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#1 flexin1981  Icon User is offline

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.sdf tables question

Posted 19 December 2012 - 03:59 AM

Hi Guys,

I have a table which holds employee data, i.e address etc what i would like to do is create a new table programmatically and attach it to each of the records in the database.

so for instance can i have one table that holds the names and address info and then for each record have a table attached that holds past pay information,tax etc.

is this possible or do i need to hold everything in one table.

Thanks in advance.

Flexin

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Replies To: .sdf tables question

#2 Momerath  Icon User is offline

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Re: .sdf tables question

Posted 19 December 2012 - 07:07 AM

You want a separate table for each record in the first table? That's just crazy. Use one table to hold related information.
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#3 flexin1981  Icon User is offline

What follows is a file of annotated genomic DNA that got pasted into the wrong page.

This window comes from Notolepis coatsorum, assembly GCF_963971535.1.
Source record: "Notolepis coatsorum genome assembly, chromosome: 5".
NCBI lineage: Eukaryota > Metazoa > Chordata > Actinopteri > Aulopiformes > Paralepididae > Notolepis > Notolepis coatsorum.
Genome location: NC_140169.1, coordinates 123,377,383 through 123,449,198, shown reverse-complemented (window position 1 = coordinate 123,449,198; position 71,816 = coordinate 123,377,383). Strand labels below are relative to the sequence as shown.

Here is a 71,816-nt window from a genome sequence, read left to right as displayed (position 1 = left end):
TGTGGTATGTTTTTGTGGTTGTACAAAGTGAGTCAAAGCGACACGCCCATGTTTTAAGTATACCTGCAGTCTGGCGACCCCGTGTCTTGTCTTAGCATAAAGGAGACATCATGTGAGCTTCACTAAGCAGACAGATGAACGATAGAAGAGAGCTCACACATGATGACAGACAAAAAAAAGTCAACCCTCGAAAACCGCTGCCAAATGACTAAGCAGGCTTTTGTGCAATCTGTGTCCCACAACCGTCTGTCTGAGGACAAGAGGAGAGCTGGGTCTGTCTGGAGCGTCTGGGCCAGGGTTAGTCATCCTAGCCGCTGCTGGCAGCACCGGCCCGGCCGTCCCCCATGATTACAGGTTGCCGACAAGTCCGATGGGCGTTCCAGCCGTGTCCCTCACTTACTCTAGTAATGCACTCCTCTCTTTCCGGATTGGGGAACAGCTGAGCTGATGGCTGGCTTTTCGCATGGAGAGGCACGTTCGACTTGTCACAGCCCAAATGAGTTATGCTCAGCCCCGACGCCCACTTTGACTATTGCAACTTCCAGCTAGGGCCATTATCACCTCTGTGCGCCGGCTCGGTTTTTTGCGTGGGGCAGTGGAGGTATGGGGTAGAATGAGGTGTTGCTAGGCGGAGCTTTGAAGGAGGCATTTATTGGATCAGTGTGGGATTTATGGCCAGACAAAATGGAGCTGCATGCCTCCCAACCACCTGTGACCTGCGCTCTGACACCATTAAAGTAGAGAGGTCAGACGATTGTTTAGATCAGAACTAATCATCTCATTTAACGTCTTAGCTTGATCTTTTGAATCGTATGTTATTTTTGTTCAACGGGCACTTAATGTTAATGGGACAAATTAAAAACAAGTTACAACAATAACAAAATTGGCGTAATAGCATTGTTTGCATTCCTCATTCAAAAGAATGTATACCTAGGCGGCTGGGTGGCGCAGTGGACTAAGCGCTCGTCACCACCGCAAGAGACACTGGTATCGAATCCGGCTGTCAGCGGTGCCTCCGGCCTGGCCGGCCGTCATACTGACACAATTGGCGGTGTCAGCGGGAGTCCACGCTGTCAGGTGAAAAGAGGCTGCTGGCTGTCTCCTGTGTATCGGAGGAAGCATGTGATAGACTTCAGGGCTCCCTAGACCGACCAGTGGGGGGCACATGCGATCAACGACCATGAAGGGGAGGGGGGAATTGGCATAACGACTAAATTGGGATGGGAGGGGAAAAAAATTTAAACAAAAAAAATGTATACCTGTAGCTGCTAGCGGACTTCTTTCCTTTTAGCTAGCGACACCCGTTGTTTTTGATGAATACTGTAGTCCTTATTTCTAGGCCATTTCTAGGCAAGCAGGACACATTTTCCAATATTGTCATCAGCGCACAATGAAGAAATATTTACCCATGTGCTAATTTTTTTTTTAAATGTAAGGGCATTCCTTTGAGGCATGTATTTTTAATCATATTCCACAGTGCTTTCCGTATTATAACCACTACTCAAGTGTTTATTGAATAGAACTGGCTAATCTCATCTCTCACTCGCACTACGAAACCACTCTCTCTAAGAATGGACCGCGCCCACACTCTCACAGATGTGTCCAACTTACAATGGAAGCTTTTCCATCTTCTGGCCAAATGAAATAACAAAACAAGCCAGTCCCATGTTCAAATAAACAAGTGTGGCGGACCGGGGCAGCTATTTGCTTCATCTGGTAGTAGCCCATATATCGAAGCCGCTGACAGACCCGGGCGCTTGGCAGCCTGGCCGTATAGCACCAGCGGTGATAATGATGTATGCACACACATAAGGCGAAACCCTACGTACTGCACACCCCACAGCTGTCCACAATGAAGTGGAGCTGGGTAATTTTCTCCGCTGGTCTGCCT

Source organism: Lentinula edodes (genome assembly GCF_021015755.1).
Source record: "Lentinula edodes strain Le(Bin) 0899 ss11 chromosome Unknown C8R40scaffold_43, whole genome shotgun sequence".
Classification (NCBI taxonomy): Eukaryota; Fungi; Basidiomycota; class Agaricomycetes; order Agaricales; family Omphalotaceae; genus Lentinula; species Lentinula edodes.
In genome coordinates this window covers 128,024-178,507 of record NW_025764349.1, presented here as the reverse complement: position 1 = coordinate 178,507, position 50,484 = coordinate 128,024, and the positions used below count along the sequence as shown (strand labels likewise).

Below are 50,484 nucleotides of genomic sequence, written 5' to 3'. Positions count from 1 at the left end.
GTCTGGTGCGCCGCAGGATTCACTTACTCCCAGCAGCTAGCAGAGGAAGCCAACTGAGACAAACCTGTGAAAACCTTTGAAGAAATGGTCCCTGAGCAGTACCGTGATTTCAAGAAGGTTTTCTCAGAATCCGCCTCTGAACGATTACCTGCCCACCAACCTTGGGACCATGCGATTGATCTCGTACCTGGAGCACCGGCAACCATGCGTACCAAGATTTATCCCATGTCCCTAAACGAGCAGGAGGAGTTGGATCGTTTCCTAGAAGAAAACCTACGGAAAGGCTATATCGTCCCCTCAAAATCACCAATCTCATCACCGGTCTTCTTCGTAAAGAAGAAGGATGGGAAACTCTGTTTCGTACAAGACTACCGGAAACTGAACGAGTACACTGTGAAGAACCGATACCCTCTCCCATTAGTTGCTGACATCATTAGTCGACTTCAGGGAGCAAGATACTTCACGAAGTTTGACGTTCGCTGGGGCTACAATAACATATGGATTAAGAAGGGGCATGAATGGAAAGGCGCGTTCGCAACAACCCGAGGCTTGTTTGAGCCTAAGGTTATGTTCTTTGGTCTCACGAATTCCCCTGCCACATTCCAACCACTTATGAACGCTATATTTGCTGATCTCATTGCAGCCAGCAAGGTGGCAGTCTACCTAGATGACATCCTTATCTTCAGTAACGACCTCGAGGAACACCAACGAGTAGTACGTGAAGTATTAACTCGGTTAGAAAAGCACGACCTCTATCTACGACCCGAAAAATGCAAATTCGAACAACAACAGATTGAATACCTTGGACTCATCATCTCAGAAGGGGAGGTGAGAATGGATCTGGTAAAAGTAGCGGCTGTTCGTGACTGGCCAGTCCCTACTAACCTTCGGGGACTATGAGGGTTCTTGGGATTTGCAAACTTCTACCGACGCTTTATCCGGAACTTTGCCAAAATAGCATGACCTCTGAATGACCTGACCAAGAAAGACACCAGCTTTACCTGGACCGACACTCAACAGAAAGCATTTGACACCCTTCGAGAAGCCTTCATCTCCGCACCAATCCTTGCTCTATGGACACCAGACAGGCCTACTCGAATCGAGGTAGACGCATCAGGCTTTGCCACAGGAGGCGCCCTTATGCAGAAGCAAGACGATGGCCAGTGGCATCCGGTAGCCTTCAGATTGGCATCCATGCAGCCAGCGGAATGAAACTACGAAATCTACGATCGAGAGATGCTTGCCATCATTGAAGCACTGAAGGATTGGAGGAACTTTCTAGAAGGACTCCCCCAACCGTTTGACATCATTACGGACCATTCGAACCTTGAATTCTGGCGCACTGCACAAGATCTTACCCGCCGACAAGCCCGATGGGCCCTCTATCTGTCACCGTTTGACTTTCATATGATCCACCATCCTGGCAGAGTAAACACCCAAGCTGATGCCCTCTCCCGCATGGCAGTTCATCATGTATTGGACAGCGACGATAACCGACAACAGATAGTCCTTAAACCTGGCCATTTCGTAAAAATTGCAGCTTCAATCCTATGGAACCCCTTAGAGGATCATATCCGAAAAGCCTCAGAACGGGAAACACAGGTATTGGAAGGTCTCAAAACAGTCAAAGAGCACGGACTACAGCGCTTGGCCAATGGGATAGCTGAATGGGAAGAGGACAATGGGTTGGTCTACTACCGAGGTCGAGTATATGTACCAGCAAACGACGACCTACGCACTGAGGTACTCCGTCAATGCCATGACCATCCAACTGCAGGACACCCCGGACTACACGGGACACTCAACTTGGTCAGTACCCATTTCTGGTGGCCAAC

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Re: .sdf tables question

Posted 19 December 2012 - 07:35 AM

The reason i want to hold a secondary table for each record in the first is that as time goes on the second table is going to grow as time goes on as rows are added based on the date, so if the second holds the large data it would make searches on the first table quicker.

Also for each record in the first table the secondary table would not hold the same Column names or or amount of columns. These tables would be unique per record. So if they were held all in the one table i could see that table become pretty unrully very quickly.

So is it possible to attach a table to a record within a table or am i going to have to make the association between the tables based a naming convention stored in a column in the first table. therefore my program would know where to look for the attached table. I guess the question is there a natural table relationship or do i have to make it for myself.

Thanks

Flexin
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#4 MrShoes  Icon User is offline

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Re: .sdf tables question

Posted 19 December 2012 - 08:18 AM

This is possible. It's just plain wrong. It goes against everything relational databases were created for.

Create an Employee_ID field as a primary key of your employees table. Each database record can then link via secondary key back to the employee details. So, if you want that employee's transaction details, you could use

SELECT a.*, b.EmployeeName FROM dbo.Transactions AS a INNER JOIN dbo.Employees AS b ON a.Employee_ID = b.Employee_ID WHERE b.EmployeeName = 'Flexin'